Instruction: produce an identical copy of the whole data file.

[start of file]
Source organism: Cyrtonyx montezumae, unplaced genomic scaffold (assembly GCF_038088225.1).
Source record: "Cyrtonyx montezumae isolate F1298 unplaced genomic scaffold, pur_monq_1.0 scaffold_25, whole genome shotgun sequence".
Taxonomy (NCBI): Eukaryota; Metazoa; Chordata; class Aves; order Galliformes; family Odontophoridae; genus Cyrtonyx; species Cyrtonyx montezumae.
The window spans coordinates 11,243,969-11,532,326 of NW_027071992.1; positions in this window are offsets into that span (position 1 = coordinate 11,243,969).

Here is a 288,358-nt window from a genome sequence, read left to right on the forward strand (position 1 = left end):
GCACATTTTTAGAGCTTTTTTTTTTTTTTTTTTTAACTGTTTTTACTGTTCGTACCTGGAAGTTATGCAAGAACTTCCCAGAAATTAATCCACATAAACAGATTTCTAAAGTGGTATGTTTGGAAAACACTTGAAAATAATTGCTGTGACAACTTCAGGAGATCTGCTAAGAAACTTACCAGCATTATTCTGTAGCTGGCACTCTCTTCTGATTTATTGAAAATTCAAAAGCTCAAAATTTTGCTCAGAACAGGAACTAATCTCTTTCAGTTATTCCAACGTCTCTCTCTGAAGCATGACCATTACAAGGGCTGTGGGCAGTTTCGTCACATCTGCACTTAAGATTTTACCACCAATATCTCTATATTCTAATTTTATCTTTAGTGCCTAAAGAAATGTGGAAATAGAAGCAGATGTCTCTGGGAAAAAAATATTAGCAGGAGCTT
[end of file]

Source organism: Cyrtonyx montezumae, unplaced genomic scaffold (assembly GCF_038088225.1).
Source record: "Cyrtonyx montezumae isolate F1298 unplaced genomic scaffold, pur_monq_1.0 scaffold_25, whole genome shotgun sequence".
Taxonomy (NCBI): Eukaryota; Metazoa; Chordata; class Aves; order Galliformes; family Odontophoridae; genus Cyrtonyx; species Cyrtonyx montezumae.
The window spans coordinates 11,243,969-11,532,326 of NW_027071992.1; positions in this window are offsets into that span (position 1 = coordinate 11,243,969).

Here is a 288,358-nt window from a genome sequence, read left to right on the forward strand (position 1 = left end):
GCACATTTTTAGAGCTTTTTTTTTTTTTTTTTTTAACTGTTTTTACTGTTCGTACCTGGAAGTTATGCAAGAACTTCCCAGAAATTAATCCACATAAACAGATTTCTAAAGTGGTATGTTTGGAAAACACTTGAAAATAATTGCTGTGACAACTTCAGGAGATCTGCTAAGAAACTTACCAGCATTATTCTGTAGCTGGCACTCTCTTCTGATTTATTGAAAATTCAAAAGCTCAAAATTTTGCTCAGAACAGGAACTAATCTCTTTCAGTTATTCCAACGTCTCTCTCTGAAGCATGACCATTACAAGGGCTGTGGGCAGTTTCGTCACATCTGCACTTAAGATTTTACCACCAATATCTCTATATTCTAATTTTATCTTTAGTGCCTAAAGAAATGTGGAAATAGAAGCAGATGTCTCTGGGAAAAAAATATTAGCAGGAGCTT